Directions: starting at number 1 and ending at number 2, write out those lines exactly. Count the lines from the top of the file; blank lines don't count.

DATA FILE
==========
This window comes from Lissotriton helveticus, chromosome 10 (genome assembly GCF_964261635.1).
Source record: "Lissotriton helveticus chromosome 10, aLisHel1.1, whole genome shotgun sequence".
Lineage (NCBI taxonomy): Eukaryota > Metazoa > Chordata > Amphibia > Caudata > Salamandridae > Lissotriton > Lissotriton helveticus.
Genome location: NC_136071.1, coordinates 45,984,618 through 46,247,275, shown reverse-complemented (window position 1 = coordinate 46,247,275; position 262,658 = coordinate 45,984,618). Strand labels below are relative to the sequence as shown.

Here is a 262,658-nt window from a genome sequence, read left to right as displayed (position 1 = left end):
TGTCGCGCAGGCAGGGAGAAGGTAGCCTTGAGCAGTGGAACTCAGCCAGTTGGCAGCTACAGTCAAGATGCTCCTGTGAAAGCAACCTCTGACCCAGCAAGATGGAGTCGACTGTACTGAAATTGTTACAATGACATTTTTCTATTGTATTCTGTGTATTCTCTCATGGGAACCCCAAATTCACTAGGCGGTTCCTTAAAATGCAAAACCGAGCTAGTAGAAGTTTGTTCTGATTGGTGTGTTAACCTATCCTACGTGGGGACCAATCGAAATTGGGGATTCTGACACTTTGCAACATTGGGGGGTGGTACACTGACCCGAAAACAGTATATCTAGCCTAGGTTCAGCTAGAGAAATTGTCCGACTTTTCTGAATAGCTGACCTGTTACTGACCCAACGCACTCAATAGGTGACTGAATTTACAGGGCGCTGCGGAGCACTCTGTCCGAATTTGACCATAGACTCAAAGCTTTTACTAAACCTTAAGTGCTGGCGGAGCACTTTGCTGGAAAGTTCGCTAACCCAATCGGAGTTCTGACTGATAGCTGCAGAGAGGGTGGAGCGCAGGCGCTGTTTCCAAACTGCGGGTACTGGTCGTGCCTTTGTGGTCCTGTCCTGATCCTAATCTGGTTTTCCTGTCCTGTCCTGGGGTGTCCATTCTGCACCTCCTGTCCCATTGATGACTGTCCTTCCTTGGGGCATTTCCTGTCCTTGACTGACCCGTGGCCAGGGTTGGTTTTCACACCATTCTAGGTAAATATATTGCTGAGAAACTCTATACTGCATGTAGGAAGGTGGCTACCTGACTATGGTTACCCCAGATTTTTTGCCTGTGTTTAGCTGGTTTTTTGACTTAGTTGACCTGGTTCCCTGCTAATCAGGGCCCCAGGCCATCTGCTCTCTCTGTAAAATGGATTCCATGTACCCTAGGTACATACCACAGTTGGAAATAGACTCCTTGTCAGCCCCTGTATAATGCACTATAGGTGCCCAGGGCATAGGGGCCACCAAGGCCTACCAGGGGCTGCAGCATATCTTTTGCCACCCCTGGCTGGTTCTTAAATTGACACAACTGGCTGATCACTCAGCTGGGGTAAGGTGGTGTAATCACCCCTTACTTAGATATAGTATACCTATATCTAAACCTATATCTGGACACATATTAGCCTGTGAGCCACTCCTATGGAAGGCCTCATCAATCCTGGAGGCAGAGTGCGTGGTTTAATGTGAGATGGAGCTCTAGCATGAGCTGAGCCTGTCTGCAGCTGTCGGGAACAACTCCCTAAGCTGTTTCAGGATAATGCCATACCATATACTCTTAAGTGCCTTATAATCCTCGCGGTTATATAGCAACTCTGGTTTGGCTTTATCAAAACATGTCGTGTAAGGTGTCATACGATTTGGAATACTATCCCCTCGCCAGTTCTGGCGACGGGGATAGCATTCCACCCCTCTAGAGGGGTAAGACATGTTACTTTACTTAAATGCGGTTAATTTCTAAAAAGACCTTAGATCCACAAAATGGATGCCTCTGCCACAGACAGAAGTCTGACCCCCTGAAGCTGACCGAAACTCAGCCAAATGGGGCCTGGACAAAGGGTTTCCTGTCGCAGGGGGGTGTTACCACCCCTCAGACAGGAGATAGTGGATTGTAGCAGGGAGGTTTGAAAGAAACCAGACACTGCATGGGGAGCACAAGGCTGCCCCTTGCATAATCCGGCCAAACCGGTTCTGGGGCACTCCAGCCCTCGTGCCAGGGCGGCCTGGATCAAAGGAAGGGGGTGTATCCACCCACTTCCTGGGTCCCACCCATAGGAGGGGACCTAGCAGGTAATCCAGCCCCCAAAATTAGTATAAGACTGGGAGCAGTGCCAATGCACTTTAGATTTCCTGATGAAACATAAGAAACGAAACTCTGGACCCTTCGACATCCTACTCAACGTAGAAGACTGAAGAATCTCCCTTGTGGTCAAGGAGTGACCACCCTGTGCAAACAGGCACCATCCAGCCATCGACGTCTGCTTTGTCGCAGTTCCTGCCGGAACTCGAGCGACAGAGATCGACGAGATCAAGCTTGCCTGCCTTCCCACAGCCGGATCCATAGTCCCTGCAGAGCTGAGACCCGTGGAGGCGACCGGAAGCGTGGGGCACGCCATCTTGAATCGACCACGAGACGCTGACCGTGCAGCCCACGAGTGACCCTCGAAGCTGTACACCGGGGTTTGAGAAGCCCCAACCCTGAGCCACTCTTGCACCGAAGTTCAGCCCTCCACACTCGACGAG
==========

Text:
This window comes from Lissotriton helveticus, chromosome 10 (genome assembly GCF_964261635.1).
Source record: "Lissotriton helveticus chromosome 10, aLisHel1.1, whole genome shotgun sequence".